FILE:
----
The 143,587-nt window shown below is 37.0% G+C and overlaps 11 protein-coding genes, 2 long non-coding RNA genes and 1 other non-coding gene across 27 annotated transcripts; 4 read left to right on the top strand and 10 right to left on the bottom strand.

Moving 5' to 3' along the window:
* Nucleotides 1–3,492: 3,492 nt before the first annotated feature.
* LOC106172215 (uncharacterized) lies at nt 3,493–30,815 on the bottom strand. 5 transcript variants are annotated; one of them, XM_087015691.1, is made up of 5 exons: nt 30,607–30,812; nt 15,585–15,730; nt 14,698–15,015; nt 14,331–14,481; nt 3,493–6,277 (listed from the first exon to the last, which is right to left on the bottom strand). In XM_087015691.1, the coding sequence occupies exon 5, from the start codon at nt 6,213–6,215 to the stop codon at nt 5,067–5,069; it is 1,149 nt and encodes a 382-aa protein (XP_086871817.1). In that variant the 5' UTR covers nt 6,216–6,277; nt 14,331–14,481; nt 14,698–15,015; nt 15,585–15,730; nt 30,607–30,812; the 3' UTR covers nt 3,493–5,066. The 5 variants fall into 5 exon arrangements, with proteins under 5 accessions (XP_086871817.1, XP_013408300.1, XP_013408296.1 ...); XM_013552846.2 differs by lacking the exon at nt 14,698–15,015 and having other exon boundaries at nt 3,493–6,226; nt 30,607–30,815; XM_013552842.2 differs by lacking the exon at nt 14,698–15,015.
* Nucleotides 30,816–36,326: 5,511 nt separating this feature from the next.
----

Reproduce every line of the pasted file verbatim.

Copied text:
The 143,587-nt window shown below is 37.0% G+C and overlaps 11 protein-coding genes, 2 long non-coding RNA genes and 1 other non-coding gene across 27 annotated transcripts; 4 read left to right on the top strand and 10 right to left on the bottom strand.

Moving 5' to 3' along the window:
* Nucleotides 1–3,492: 3,492 nt before the first annotated feature.
* LOC106172215 (uncharacterized) lies at nt 3,493–30,815 on the bottom strand. 5 transcript variants are annotated; one of them, XM_087015691.1, is made up of 5 exons: nt 30,607–30,812; nt 15,585–15,730; nt 14,698–15,015; nt 14,331–14,481; nt 3,493–6,277 (listed from the first exon to the last, which is right to left on the bottom strand). In XM_087015691.1, the coding sequence occupies exon 5, from the start codon at nt 6,213–6,215 to the stop codon at nt 5,067–5,069; it is 1,149 nt and encodes a 382-aa protein (XP_086871817.1). In that variant the 5' UTR covers nt 6,216–6,277; nt 14,331–14,481; nt 14,698–15,015; nt 15,585–15,730; nt 30,607–30,812; the 3' UTR covers nt 3,493–5,066. The 5 variants fall into 5 exon arrangements, with proteins under 5 accessions (XP_086871817.1, XP_013408300.1, XP_013408296.1 ...); XM_013552846.2 differs by lacking the exon at nt 14,698–15,015 and having other exon boundaries at nt 3,493–6,226; nt 30,607–30,815; XM_013552842.2 differs by lacking the exon at nt 14,698–15,015.
* Nucleotides 30,816–36,326: 5,511 nt separating this feature from the next.